Relaxing on a secluded palm-fringed beach for two weeks, a short break skiing in an exclusive Alpine resort or an extended glamping expedition on safari in Africa, honeymoons come in many different shapes and sizes. Surprisingly, the average honeymoon is planned and booked just four months before the wedding takes place. Whether you’re ahead or a little behind, this outline of how to design the perfect honeymoon will help you get on track.
Before You Begin: How much time can you get off work?
In an ideal world, a honeymoon might last as long as a month. However, life and work responsibilities can get in the way. Knowing how much time you have can help you create a more realistic plan. And, even if you have, say, two weeks, you may want to take a few days to relax and settle into your new lives as a couple back at your home base before heading off. That may cut down on the time you can spend away at your chosen destination, but if you have had a particularly busy and exhausting schedule, it may be a good use of time, allowing you to start your honeymoon feeling refreshed rather than worn out.
Create a honeymoon wishlist
The first step to planning the perfect honeymoon is to create a list of all the things you want to do. If you’ve had an idea of what you want to do all your life, then this step should be easy. Be as detailed as possible. Include a destination, any specific hotels or other venues, and activities you can’t see yourself missing out on. If you need inspiration, search for honeymoon ideas on the internet and appropriate hashtags on Instagram. Your partner should make their own list.
See where interests overlap
Now, once step one is finished, this can be the tricky bit, it’s time to compare your list with your partner’s. If things match up in a lot of places, that’s great. If they don’t, it’s not the end of the world. Perhaps you could opt for a two-centre honeymoon or seek a destination that encompasses more than one type of holiday, but it’s important to remember that once the two of you are married, there will be plenty of future trips and vacations.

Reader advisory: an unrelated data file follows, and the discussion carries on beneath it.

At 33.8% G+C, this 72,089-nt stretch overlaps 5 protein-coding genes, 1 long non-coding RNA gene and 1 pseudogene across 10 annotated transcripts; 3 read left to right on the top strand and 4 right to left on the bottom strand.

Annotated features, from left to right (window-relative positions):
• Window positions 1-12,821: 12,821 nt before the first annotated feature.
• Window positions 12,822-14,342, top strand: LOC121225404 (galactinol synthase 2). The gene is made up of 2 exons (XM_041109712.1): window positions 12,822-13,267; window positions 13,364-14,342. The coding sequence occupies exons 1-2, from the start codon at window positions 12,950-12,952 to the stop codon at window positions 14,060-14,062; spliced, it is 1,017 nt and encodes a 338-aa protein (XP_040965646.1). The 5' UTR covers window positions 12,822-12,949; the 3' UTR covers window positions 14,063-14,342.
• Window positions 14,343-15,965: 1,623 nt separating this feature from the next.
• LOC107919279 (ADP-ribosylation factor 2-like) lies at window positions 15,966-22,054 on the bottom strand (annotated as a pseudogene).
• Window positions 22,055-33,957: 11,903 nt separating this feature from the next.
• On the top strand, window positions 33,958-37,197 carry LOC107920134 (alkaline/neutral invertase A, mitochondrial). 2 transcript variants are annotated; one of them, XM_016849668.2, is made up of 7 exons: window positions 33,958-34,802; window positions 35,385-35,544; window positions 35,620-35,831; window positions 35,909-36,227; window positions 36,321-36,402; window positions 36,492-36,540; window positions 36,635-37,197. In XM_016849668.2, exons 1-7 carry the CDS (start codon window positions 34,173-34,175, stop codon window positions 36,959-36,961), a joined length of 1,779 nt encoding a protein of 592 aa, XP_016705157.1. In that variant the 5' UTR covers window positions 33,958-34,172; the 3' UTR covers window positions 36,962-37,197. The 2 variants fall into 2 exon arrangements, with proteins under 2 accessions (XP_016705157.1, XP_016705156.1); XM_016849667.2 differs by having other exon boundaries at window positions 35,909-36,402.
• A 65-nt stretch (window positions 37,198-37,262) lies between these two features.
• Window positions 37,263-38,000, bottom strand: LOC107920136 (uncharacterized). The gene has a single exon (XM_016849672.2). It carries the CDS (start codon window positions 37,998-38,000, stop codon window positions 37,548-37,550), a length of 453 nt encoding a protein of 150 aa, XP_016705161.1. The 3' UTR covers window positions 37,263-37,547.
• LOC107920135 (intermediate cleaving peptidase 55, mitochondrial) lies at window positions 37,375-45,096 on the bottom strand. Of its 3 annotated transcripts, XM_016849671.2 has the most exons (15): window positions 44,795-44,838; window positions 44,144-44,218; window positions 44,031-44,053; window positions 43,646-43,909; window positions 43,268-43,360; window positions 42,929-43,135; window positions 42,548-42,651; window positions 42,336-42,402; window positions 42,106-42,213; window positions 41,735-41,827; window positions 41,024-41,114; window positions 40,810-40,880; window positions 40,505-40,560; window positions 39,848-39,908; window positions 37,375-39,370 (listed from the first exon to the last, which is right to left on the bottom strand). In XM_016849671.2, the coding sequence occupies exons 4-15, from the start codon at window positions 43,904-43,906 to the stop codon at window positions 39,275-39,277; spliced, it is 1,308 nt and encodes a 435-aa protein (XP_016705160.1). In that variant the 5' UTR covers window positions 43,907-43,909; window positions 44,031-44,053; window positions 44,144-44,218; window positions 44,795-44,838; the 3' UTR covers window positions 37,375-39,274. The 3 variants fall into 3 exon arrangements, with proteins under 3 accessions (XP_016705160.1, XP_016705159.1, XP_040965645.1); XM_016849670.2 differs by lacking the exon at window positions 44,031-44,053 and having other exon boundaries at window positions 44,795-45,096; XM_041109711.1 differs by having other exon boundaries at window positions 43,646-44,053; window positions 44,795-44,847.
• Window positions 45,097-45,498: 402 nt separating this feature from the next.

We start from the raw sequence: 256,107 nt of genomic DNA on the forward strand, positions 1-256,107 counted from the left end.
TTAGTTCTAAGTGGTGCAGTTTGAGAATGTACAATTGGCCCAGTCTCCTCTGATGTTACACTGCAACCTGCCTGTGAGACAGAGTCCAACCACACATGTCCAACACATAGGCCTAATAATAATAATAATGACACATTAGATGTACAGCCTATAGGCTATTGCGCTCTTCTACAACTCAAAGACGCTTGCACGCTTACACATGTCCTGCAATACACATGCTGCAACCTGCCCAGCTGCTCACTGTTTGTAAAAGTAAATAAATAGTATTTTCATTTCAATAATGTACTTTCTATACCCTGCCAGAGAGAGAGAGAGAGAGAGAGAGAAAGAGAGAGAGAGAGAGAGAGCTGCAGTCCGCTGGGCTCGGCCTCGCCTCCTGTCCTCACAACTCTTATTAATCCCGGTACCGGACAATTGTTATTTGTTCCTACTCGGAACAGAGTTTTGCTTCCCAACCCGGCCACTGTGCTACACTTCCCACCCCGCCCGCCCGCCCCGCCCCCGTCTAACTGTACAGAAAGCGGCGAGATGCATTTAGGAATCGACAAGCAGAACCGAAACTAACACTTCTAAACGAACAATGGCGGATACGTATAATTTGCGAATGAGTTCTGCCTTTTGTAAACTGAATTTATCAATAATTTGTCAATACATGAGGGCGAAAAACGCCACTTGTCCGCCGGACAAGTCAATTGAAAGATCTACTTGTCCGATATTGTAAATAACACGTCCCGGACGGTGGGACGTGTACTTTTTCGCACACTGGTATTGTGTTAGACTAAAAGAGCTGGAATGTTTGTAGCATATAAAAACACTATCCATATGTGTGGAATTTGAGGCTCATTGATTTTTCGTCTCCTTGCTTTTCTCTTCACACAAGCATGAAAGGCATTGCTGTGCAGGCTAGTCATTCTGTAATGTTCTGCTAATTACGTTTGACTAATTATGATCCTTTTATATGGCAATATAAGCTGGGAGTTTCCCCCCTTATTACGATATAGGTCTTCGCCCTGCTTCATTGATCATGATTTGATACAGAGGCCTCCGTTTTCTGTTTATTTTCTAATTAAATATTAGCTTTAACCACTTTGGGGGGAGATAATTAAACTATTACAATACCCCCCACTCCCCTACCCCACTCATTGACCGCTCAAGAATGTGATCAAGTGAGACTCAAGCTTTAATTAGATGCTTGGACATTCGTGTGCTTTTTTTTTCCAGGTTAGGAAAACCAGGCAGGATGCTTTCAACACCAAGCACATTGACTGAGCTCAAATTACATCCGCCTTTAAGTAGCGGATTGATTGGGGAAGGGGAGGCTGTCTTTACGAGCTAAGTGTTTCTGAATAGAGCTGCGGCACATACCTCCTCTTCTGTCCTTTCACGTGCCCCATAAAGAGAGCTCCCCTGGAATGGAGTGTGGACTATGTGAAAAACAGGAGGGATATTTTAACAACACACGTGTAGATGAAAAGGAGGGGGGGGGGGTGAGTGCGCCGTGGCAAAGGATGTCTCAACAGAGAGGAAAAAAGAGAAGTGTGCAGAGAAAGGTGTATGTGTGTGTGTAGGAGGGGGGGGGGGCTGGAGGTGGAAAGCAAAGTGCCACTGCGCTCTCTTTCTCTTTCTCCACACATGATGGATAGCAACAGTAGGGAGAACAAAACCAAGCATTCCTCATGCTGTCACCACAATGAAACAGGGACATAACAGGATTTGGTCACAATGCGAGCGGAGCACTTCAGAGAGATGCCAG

Now that you know where both of you stand, try to come up with the best place for you to both relax and bond on your perfect honeymoon.
Make smart compromises
If one of you wants to go skiing and the other wants a beach vacation, you can still come up with something to keep both of you happy. One of the easiest ways to do so is to figure out the why behind the activity.
If beaches appeal because you want to maximise your chances of having perfect weather for your entire trip while skiing appeals because of its athletic nature, maybe you can compromise by trying a beach-related sport. Or you could explore the various apres ski activities that would make skiing a less daunting and more appealing activity.
Create an easy to follow budget (including spending money)
On average, in the USA, couples spend over $30,000 on their wedding and engagement. Consider realistically, what the budget for your honeymoon is? Again in the US, it’s generally about $4,000. Depending on your specific situation, it could be more, and it could be less. Either way, there are ways to make your perfect honeymoon happen.
For example, if you’re a little under budget, you can ask wedding guests to contribute to your trip instead of giving you a wedding present. This can help save you from owning three “spare” toasters for the next four years and enable you to make lasting memories instead. It can also allow guests to contribute just as much as they are comfortable with and know they are providing you with something you actually want.
Be ready to handle stressful situations
During both the planning process and the honeymoon itself, circumstances may arise that will test your relationship. However, by keeping a positive attitude, staying open-minded, and being prepared, you can both make the most out of any situation. That said, during your honeymoon, make sure to schedule some free time. This allows you to spend a little more time on an activity you didn’t expect to enjoy as much as you are, or gives you a degree of flexibility should something unforeseen delay you, making everything less stressful.
To have the perfect honeymoon, prepare in advance (and ask for advice.)
The more time you have to prepare, the less stressful the whole thing will be. Just do a little at a time, if possible. If it’s getting close to the last minute, don’t rush around like a headless chicken, just pick up the pace a little.
If you do have the luxury of time, consider asking friends, family, and colleagues about potential destinations. Web research, while an excellent resource, isn’t the be all and end all. By asking around, you may be able to come up with options and deals you’d never even dreamed of.
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